There’s a “big risk” of real estate companies filing for insolvency when interest rates rise, according to a partner at consulting firm Kearney.
Nils Kuhlwein pointed out that the global financial crisis of 2008 started with a real estate and housing price bubble and mortgage defaults in the United States.
“What we are now seeing again, 13 years later, is that again, the real estate sector has the highest share of ‘zombies,’” he told CNBC’s “Street Signs Asia” on Wednesday. According to OECD’s definition, “zombie” companies are those that are at least 10 years old and have persistent problems meeting their interest payments.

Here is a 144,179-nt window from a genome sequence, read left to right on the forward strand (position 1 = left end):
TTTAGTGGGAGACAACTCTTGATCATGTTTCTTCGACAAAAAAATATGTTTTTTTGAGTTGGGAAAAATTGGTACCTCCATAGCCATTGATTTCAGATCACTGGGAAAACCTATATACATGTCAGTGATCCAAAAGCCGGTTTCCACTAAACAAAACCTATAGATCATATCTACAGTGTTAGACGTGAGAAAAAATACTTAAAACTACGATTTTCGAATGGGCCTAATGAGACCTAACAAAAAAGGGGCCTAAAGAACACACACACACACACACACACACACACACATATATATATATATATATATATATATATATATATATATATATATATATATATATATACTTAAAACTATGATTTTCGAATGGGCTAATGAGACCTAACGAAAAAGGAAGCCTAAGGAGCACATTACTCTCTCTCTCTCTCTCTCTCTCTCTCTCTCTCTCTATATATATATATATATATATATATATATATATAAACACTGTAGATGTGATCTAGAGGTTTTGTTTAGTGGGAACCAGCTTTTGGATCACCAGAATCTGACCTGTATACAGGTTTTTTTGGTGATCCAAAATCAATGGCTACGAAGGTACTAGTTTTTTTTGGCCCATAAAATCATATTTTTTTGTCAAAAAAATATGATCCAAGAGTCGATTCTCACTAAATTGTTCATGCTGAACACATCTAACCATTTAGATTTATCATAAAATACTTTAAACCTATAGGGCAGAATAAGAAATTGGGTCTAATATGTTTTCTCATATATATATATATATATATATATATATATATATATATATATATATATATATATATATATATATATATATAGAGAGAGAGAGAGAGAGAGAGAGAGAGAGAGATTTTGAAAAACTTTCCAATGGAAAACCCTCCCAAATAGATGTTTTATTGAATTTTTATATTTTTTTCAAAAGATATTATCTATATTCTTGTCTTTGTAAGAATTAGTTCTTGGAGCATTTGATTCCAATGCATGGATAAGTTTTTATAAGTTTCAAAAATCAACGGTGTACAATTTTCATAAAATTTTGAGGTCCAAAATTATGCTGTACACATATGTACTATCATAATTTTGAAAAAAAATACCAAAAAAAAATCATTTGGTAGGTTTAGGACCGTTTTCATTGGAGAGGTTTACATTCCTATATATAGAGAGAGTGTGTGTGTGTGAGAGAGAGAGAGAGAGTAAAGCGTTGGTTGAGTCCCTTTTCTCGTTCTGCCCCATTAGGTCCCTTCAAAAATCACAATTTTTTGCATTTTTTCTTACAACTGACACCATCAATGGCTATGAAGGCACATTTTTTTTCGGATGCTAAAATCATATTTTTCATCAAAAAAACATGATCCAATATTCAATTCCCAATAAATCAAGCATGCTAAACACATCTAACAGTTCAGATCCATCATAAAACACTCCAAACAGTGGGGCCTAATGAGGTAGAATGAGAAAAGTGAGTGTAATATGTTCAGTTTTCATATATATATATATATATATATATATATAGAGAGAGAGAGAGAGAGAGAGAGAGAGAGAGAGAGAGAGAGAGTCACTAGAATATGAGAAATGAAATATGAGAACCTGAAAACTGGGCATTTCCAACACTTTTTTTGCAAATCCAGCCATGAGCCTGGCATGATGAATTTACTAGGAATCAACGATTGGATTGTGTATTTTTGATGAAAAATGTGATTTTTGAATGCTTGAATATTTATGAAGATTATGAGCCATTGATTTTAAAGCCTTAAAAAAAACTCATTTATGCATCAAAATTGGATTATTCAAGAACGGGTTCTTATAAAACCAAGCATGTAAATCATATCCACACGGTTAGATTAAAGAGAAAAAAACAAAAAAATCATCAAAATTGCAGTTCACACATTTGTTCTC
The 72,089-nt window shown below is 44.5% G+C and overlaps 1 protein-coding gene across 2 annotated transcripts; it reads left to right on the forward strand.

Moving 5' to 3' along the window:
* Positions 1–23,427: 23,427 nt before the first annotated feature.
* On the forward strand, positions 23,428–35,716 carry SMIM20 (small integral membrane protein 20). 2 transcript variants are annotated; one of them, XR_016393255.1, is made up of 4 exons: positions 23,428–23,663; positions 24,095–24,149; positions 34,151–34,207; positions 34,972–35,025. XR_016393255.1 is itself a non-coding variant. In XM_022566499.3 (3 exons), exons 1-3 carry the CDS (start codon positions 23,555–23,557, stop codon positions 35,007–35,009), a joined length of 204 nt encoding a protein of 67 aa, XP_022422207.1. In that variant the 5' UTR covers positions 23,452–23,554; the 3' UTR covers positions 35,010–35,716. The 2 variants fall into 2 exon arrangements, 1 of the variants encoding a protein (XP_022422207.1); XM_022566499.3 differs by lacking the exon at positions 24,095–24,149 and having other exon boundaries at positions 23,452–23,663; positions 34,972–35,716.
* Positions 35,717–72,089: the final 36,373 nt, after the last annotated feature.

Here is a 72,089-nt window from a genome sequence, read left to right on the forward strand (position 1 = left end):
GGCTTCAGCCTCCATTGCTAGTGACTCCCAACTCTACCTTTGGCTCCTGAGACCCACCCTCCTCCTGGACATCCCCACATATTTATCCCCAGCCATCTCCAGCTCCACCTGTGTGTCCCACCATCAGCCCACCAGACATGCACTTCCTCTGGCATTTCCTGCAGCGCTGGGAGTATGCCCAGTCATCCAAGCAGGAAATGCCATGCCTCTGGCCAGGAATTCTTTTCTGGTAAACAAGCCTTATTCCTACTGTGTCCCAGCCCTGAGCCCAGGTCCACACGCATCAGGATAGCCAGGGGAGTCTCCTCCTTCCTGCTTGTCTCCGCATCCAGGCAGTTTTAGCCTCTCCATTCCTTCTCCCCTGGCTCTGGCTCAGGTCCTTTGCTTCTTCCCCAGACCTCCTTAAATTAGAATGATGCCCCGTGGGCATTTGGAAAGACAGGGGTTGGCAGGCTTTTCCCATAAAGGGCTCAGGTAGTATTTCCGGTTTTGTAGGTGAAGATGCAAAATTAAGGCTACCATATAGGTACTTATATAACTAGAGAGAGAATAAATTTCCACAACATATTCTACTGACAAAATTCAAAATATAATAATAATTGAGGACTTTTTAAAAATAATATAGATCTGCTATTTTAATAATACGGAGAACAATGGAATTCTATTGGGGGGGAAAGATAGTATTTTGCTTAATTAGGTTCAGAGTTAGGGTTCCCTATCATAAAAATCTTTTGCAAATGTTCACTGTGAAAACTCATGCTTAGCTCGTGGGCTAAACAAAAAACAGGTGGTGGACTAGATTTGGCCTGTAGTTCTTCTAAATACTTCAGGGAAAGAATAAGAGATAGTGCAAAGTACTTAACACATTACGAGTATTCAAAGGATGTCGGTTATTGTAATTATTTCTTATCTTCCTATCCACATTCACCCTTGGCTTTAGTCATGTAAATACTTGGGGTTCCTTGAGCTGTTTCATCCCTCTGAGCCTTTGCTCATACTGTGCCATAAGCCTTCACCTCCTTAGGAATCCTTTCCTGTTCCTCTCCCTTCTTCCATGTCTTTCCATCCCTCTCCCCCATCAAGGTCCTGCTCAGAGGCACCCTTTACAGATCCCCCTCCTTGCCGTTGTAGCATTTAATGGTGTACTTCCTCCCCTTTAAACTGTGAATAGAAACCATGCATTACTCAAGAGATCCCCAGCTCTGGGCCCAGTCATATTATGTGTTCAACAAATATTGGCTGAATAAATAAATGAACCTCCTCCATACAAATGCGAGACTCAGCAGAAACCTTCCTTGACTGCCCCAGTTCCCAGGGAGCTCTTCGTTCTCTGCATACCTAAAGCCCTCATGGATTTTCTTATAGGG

Minor external changes such as rising interest rates or a deteriorating economic environment can put such companies at risk of insolvency or lead to an “abrupt implosion,” said a 2021 Kearney report that examined 67,000 listed companies from 154 industries and 152 countries.
Wall Street is predicting multiple interest rate hikes by the U.S. Federal Reserve this year, bringing easy monetary policy in the U.S. to an end.
When asked if the real estate market could face a crisis when interest rates rise, Kuhlwein said it was “absolutely” a possibility.